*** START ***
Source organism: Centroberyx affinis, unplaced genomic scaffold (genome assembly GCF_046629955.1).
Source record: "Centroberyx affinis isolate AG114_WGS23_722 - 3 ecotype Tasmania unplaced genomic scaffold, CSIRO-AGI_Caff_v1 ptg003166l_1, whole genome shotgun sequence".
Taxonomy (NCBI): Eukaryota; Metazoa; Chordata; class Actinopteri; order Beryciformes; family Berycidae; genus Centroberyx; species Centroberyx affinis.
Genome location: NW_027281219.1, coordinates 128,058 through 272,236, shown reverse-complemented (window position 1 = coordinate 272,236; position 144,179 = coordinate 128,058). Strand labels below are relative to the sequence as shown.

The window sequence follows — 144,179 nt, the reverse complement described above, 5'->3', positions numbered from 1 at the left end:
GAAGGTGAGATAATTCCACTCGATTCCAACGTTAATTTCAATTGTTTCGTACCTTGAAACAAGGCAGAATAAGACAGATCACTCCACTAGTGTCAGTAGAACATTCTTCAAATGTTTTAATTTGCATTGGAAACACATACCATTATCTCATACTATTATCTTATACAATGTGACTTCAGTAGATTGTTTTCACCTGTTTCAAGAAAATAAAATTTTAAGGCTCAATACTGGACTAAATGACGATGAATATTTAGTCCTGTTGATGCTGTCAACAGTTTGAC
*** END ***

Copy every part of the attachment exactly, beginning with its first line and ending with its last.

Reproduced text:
Source organism: Centroberyx affinis, unplaced genomic scaffold (genome assembly GCF_046629955.1).
Source record: "Centroberyx affinis isolate AG114_WGS23_722 - 3 ecotype Tasmania unplaced genomic scaffold, CSIRO-AGI_Caff_v1 ptg003166l_1, whole genome shotgun sequence".
Taxonomy (NCBI): Eukaryota; Metazoa; Chordata; class Actinopteri; order Beryciformes; family Berycidae; genus Centroberyx; species Centroberyx affinis.
Genome location: NW_027281219.1, coordinates 128,058 through 272,236, shown reverse-complemented (window position 1 = coordinate 272,236; position 144,179 = coordinate 128,058). Strand labels below are relative to the sequence as shown.

The window sequence follows — 144,179 nt, the reverse complement described above, 5'->3', positions numbered from 1 at the left end:
GAAGGTGAGATAATTCCACTCGATTCCAACGTTAATTTCAATTGTTTCGTACCTTGAAACAAGGCAGAATAAGACAGATCACTCCACTAGTGTCAGTAGAACATTCTTCAAATGTTTTAATTTGCATTGGAAACACATACCATTATCTCATACTATTATCTTATACAATGTGACTTCAGTAGATTGTTTTCACCTGTTTCAAGAAAATAAAATTTTAAGGCTCAATACTGGACTAAATGACGATGAATATTTAGTCCTGTTGATGCTGTCAACAGTTTGAC